Consistently lifting weights or performing other strength training exercises will help you gain muscle, but it’s not the only component. The other part of the equation for successful bulking is your diet plan.
To build muscle, you’ll need a well-rounded approach to dieting that provides flexibility but also meets your daily macronutrient (or “macro”) targets. The most important macro to think about while bulking is protein. Without a sufficient amount of protein, your body won’t be able to gain muscle efficiently.
For an average adult, the recommended dietary allowance (RDA) for protein intake is 0.36 grams of protein per pound that you weigh, or 0.8 grams per kilogram. However, if you are looking to gain muscle, you will likely need to set your daily target a bit higher.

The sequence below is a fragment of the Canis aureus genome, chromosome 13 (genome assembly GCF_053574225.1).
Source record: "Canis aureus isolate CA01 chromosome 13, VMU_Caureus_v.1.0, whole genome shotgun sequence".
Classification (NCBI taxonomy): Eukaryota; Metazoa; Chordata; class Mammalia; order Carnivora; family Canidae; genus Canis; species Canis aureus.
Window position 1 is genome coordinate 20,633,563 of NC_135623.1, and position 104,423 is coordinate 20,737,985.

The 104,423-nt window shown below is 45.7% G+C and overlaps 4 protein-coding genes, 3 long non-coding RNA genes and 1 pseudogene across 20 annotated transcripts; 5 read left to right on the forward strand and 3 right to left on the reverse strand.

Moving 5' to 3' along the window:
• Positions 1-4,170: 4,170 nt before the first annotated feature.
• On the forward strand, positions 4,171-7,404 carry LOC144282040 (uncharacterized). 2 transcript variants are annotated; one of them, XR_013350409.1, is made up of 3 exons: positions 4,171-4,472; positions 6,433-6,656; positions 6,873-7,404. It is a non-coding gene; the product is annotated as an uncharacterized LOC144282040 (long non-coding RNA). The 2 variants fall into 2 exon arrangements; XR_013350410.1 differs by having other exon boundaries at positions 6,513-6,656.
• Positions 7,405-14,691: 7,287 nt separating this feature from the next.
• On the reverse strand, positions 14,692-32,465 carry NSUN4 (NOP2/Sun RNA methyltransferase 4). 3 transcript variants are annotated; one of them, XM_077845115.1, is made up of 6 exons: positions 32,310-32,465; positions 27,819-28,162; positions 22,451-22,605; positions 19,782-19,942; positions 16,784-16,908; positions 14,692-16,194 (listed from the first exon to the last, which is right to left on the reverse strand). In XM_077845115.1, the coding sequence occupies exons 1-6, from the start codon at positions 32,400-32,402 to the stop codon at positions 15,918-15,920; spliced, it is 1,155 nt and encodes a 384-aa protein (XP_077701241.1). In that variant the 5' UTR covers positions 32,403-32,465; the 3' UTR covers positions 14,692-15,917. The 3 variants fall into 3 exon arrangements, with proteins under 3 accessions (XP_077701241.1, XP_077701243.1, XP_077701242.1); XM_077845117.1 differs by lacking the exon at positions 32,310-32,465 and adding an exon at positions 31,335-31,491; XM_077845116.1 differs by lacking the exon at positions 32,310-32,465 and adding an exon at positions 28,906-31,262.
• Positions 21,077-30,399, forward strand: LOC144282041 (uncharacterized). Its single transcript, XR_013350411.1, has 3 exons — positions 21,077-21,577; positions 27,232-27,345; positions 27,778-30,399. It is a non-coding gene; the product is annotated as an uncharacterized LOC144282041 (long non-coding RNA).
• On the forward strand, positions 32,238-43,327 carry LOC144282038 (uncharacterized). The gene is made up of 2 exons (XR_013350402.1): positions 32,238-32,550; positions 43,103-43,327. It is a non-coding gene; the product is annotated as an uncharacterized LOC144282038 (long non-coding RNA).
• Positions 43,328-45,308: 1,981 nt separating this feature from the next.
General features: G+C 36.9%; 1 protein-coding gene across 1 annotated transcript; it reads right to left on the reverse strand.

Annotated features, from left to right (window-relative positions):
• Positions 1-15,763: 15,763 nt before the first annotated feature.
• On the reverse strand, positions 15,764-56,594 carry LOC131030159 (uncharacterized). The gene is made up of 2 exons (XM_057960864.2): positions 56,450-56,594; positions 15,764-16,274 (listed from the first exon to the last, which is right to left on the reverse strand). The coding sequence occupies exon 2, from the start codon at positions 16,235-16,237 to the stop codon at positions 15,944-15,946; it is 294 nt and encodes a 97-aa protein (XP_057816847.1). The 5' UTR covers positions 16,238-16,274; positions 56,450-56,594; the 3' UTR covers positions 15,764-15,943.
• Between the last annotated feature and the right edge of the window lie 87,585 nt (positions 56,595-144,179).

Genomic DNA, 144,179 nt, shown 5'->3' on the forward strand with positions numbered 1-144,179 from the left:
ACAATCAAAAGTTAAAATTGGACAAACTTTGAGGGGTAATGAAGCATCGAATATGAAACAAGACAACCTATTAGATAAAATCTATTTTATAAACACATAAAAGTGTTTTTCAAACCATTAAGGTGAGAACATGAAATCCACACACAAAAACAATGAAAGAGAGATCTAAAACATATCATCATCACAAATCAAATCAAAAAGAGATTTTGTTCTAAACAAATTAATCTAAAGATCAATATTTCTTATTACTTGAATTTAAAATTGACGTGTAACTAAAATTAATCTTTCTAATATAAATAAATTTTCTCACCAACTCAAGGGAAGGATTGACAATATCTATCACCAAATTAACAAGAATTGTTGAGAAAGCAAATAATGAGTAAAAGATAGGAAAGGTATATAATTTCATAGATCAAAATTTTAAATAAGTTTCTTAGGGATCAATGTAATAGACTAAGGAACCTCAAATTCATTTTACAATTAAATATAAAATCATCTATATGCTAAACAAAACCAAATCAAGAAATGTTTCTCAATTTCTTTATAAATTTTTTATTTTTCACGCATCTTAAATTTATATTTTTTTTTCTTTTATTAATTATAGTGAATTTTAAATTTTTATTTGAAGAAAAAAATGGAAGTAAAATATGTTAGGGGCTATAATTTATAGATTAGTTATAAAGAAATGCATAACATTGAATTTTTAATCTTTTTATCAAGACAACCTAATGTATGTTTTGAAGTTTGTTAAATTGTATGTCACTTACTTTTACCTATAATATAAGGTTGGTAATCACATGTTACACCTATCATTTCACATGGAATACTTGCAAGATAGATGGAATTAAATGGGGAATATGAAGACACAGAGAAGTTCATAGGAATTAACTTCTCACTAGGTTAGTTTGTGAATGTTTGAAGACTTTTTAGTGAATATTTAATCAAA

People who prioritize building muscle might want to have a minimum closer to 2.2 grams per kilogram, or around 1 gram of protein per pound of bodyweight per day. Although there’s not one magic number and recommendations vary by person, the American College of Sports Medicine recommends 1.2 to 2.0 grams of protein per kilogram of body weight for athletes. Following that general guideline, consuming closer to 1.6 to 2.0 grams of protein per kilogram of body weight may be beneficial for bodybuilders and those looking to build muscle or maintain lean body mass.
Beyond just determining how much protein you’ll need, you also want to think about other macros. They may not be as critical as protein in the chemical process of muscle growth, but because they still affect our bodies, fats and carbs are still worth your attention. For example, some people hit their daily protein goal by breaking it down as a percentage of their daily caloric intake. With this approach, roughly 15 to 25 percent of your caloric intake should be from healthy sources of protein.